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@Article{heinzl_et_al:DagRep.9.4.1,
  author =	{Heinzl, Christoph and Kirby, Robert Michael and Lomov, Stepan V. and Requena, Guillermo and Westermann, R\"{u}diger},
  title =	{{Visual Computing in Materials Sciences (Dagstuhl Seminar 19151)}},
  pages =	{1--42},
  journal =	{Dagstuhl Reports},
  ISSN =	{2192-5283},
  year =	{2019},
  volume =	{9},
  number =	{4},
  editor =	{Heinzl, Christoph and Kirby, Robert Michael and Lomov, Stepan V. and Requena, Guillermo and Westermann, R\"{u}diger},
  publisher =	{Schloss Dagstuhl -- Leibniz-Zentrum f{\"u}r Informatik},
  address =	{Dagstuhl, Germany},
  URL =		{https://drops.dagstuhl.de/entities/document/10.4230/DagRep.9.4.1},
  URN =		{urn:nbn:de:0030-drops-113024},
  doi =		{10.4230/DagRep.9.4.1},
  annote =	{Keywords: Data Structures, Interaction, Materials Science, Visual Computing, Visualization / Visual Analysis}
}
Document
Emerging Hardware Techniques and EDA Methodologies for Neuromorphic Computing (Dagstuhl Seminar 19152)

Authors: Krishnendu Chakrabarty, Tsung-Yi Ho, Hai Li, and Ulf Schlichtmann


Abstract
This report documents the program and the outcomes of Dagstuhl Seminar 19152 "Emerging Hardware Techniques and EDA Methodologies for Neuromorphic Computing," which was held during April 7–10, 2019 in Schloss Dagstuhl - Leibniz Center for Informatics. Though interdisciplinary considerations of issues from computer science in the domain of machine learning and large scale computing have already successfully been covered in a series of Dagstuhl seminars, this was the first time that Neuromorphic Computing was brought out as the focus. During the seminar, many of the participants presented their current research on the traditional and emerging hardware techniques, design methodologies, electronic design automation techniques, and application of neuromorphic computing, including ongoing work and open problems. This report documents the abstracts or extended abstracts of the talks presented during the seminar, as well as summaries of the discussion sessions.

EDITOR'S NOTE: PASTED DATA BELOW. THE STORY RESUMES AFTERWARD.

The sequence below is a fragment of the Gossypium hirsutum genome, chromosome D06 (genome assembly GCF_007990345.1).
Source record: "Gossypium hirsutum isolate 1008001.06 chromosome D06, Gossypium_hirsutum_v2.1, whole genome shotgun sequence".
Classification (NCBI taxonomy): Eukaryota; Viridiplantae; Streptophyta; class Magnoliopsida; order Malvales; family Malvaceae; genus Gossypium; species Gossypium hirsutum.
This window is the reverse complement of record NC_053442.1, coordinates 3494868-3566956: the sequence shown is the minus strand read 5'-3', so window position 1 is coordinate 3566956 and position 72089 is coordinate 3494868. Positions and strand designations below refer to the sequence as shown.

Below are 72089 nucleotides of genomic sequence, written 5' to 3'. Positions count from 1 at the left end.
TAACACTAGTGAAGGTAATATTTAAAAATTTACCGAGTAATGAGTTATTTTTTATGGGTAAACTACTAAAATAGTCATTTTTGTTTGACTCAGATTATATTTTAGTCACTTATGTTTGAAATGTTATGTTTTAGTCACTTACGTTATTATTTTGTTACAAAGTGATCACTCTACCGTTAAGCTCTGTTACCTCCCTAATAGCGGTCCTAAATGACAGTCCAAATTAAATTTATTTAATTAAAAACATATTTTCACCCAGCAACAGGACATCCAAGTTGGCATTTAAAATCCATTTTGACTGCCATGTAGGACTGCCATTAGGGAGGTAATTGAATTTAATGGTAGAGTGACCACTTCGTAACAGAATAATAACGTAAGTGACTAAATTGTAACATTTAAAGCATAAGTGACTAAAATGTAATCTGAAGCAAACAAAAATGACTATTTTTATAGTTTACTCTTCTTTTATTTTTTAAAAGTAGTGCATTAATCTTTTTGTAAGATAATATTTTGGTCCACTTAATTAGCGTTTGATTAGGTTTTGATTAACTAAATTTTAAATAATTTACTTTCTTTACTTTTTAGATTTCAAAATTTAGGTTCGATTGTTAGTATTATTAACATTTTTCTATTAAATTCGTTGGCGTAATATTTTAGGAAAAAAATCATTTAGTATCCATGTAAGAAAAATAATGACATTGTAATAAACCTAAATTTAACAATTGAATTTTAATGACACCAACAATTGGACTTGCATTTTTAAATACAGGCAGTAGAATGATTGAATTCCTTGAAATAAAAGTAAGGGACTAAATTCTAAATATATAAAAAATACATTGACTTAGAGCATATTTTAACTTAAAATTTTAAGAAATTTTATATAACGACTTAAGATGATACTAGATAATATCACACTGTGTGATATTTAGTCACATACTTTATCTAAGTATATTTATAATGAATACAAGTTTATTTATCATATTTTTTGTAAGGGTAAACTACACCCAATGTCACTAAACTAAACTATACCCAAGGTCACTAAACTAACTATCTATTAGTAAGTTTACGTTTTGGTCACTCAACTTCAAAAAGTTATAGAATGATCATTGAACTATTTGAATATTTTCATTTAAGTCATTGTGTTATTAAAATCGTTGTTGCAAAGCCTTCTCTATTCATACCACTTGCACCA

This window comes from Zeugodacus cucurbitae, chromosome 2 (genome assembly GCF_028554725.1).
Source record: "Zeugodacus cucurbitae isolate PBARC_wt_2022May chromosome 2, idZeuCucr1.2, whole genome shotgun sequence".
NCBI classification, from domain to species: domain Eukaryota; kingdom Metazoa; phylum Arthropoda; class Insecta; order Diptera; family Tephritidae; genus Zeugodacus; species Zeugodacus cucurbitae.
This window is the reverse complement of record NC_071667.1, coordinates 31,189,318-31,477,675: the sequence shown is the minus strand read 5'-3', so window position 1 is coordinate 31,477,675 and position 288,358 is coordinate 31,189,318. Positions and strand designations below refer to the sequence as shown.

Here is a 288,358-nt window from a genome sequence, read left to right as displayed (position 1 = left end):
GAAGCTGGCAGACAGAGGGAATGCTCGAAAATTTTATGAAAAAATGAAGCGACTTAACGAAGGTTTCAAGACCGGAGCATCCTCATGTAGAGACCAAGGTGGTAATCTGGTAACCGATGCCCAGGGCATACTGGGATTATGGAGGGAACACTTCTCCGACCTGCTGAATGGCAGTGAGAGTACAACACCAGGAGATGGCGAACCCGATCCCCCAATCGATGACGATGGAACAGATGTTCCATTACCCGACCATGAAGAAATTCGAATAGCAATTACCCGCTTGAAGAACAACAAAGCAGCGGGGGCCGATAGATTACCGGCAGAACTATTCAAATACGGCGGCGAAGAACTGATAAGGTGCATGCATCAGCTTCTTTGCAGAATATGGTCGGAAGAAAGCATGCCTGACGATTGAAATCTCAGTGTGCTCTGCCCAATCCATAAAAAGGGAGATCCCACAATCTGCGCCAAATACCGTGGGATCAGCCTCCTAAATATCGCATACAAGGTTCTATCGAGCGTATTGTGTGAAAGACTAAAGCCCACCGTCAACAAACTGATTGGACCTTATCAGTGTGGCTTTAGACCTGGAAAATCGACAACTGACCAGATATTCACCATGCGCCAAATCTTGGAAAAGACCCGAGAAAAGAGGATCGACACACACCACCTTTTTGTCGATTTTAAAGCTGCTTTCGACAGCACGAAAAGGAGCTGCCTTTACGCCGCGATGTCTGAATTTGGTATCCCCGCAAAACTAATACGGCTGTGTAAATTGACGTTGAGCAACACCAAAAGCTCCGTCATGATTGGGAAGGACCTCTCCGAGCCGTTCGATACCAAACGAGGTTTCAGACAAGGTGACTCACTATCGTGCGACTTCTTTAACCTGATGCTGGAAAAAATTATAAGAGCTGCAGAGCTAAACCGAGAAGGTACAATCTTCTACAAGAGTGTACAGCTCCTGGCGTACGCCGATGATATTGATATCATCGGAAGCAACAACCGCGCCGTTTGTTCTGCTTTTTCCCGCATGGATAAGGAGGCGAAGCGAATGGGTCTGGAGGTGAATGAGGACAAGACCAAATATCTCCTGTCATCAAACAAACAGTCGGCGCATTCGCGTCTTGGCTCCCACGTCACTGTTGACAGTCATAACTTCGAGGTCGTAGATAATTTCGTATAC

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Krishnendu Chakrabarty, Tsung-Yi Ho, Hai Li, and Ulf Schlichtmann. Emerging Hardware Techniques and EDA Methodologies for Neuromorphic Computing (Dagstuhl Seminar 19152). In Dagstuhl Reports, Volume 9, Issue 4, pp. 43-58, Schloss Dagstuhl – Leibniz-Zentrum für Informatik (2019)


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@Article{chakrabarty_et_al:DagRep.9.4.43,
  author =	{Chakrabarty, Krishnendu and Ho, Tsung-Yi and Li, Hai and Schlichtmann, Ulf},
  title =	{{Emerging Hardware Techniques and EDA Methodologies for Neuromorphic Computing (Dagstuhl Seminar 19152)}},
  pages =	{43--58},
  journal =	{Dagstuhl Reports},
  ISSN =	{2192-5283},
  year =	{2019},
  volume =	{9},
  number =	{4},
  editor =	{Chakrabarty, Krishnendu and Ho, Tsung-Yi and Li, Hai and Schlichtmann, Ulf},
  publisher =	{Schloss Dagstuhl -- Leibniz-Zentrum f{\"u}r Informatik},
  address =	{Dagstuhl, Germany},
  URL =		{https://drops.dagstuhl.de/entities/document/10.4230/DagRep.9.4.43},
  URN =		{urn:nbn:de:0030-drops-113034},
  doi =		{10.4230/DagRep.9.4.43},
  annote =	{Keywords: Neuromorphic computing; nanotechnology; hardware design; electronic design automation; reliability and robustness}
}
Document
Ethics and Trust: Principles, Verification and Validation (Dagstuhl Seminar 19171)

Authors: Michael Fisher, Christian List, Marija Slavkovik, and Astrid Weiss


Abstract